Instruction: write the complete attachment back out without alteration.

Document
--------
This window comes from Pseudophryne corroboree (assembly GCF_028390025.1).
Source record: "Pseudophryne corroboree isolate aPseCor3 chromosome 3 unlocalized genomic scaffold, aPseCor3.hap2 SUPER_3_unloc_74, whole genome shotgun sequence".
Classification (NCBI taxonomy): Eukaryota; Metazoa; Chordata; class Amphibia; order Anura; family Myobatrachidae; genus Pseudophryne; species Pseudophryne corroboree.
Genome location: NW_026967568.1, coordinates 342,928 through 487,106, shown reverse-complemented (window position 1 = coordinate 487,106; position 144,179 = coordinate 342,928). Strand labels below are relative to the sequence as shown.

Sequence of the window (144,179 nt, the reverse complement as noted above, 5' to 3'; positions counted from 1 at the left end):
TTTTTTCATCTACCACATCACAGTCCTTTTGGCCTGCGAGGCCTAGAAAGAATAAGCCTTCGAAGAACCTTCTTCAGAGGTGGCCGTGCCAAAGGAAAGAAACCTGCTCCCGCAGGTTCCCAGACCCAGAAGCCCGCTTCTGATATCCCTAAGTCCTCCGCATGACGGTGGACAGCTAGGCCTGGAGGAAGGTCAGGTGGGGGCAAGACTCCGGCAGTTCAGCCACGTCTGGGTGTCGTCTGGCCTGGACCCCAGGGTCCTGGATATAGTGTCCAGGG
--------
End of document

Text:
This window comes from Pseudophryne corroboree (assembly GCF_028390025.1).
Source record: "Pseudophryne corroboree isolate aPseCor3 chromosome 3 unlocalized genomic scaffold, aPseCor3.hap2 SUPER_3_unloc_74, whole genome shotgun sequence".
Classification (NCBI taxonomy): Eukaryota; Metazoa; Chordata; class Amphibia; order Anura; family Myobatrachidae; genus Pseudophryne; species Pseudophryne corroboree.
Genome location: NW_026967568.1, coordinates 342,928 through 487,106, shown reverse-complemented (window position 1 = coordinate 487,106; position 144,179 = coordinate 342,928). Strand labels below are relative to the sequence as shown.

Sequence of the window (144,179 nt, the reverse complement as noted above, 5' to 3'; positions counted from 1 at the left end):
TTTTTTCATCTACCACATCACAGTCCTTTTGGCCTGCGAGGCCTAGAAAGAATAAGCCTTCGAAGAACCTTCTTCAGAGGTGGCCGTGCCAAAGGAAAGAAACCTGCTCCCGCAGGTTCCCAGACCCAGAAGCCCGCTTCTGATATCCCTAAGTCCTCCGCATGACGGTGGACAGCTAGGCCTGGAGGAAGGTCAGGTGGGGGCAAGACTCCGGCAGTTCAGCCACGTCTGGGTGTCGTCTGGCCTGGACCCCAGGGTCCTGGATATAGTGTCCAGGG